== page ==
11 Responses to “Tom & Ted’s Excellent Public Service Announcement”

  1. Tom Wertz says:

    Love the video! Well played, gentlemen! Here’s to bike commuters!

  2. BluesCat says:

    Ted – Oh, yeah, for comfort, a broken in Brooks saddle is second only to a recumbent!

  3. JonO says:

    Nice work gents. Out of curiosity, how long did it take you to ride 70 miles in one day?

  4. Nice work guys. I am pretty new to bicycling, I am currently bicycling across America from San Diego to Vermont with very little training. I am loving it…thanks for the video

  5. BluesCat says:

    Thomas Skinner – Boy, do you ever shame most of us here. I’m gonna post a copy of your picture on the wall of the bike parking room at BluesCat World Headquarters; it will help keep me from wimping out when I feel too lazy to bike commute to work.

    Thank you for your service, my friend, and I wish you all the best and will follow your trek with great interest.

    Hey! And if you haven’t made it through Flagstaff yet you should stop off and see Ted Johnson!

  6. JonO says:

    Good to know. I’ve been threatening to ride from O.C. down to San Diego (about 100 miles) but the whole notion of riding for that long seems like it could be overwhelming. I guess pedaling isn’t quite as hard as running and whatnot. You need to do a post when you’re done with this giving step by step instructions on doing an overnighter. Things like what to pack, stuff you didn’t know until you were well on your way, common pitfalls, etc. would be a great article for your loyal readers like me.

  7. Here are my instructions for pedaling long distances:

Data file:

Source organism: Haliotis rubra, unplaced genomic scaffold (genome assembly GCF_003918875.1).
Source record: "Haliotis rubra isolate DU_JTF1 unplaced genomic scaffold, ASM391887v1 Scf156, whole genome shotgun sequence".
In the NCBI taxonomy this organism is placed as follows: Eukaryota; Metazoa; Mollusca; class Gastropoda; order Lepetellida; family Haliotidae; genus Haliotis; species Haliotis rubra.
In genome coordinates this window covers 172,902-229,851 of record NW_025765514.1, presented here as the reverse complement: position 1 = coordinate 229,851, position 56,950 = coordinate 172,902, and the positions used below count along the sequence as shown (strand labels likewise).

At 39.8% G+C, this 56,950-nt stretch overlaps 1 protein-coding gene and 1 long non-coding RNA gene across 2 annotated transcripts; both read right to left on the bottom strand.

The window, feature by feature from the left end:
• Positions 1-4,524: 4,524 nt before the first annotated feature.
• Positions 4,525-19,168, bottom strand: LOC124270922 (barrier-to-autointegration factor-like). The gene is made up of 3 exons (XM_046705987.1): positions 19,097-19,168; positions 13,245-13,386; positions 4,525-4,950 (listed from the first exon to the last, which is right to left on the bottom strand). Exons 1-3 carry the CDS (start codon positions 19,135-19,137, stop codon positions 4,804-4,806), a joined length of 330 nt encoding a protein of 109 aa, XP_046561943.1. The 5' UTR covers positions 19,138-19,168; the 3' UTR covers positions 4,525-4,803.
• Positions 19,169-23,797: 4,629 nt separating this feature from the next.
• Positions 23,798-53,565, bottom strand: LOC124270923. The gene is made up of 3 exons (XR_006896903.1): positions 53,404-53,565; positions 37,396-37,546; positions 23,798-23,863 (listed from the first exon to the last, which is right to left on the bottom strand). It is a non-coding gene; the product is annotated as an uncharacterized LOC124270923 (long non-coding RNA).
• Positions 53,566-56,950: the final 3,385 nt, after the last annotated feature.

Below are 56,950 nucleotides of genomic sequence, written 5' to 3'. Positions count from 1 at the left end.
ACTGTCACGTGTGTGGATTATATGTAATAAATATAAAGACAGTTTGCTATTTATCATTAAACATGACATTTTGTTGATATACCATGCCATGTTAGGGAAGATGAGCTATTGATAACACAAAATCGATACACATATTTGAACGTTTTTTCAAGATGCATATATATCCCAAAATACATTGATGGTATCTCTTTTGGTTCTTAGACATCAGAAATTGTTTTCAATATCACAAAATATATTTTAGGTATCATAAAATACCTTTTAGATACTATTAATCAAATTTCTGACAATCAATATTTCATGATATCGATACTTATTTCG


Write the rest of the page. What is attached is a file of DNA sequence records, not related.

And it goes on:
1. Mount bicycle, facing forward. Place hands on handgrips.
    2. Depress uppermost pedal with corresponding foot, engaging quadriceps as much as possible.
    3. As opposite pedal rises in response to pressure applied in #2, prepare to apply similar pressure with alternate foot and quadriceps.
    4. Repeat.
    5. If at any point on your route, either pedal fails to rise, apply pressure to opposite pedal as in step 2, restarting process.

  8. BluesCat says:

    Tom – Uh, oh. Well, continuing with the theme of the 2012 Bike Summit in that Den of Thieves, Washington DC, here’s how the current U.S. House of Representatives and U.S. Supreme Court would respond to your bike riding instructions:

    Rep Boehner: “Wait one moment Mr. Presi … er … Mr. Bowden. Your position gives equal weight to the LEFT pedal as it does to the RIGHT pedal. This is a SOCIALISTIC idea my colleagues and I cannot tolerate! If you will not amend your position, I will take all my constituents to the Tea Party … er … I will defer to my buddies … er … to the honorable justices of the U.S. Supreme Court!” (At which point he breaks down, blubbering uncontrollably.)

    Justice Alito: “Mr. Bowden! Today you are arguing that you ‘apply similar pressure with alternate foot,’ tomorrow, you will be back and arguing that you simply ‘apply pressure to opposite pedal as in step 2′ … does that even make sense?” (He then slams down a gavel he filched from Chief Justice Roberts.)

    You’re in trouble.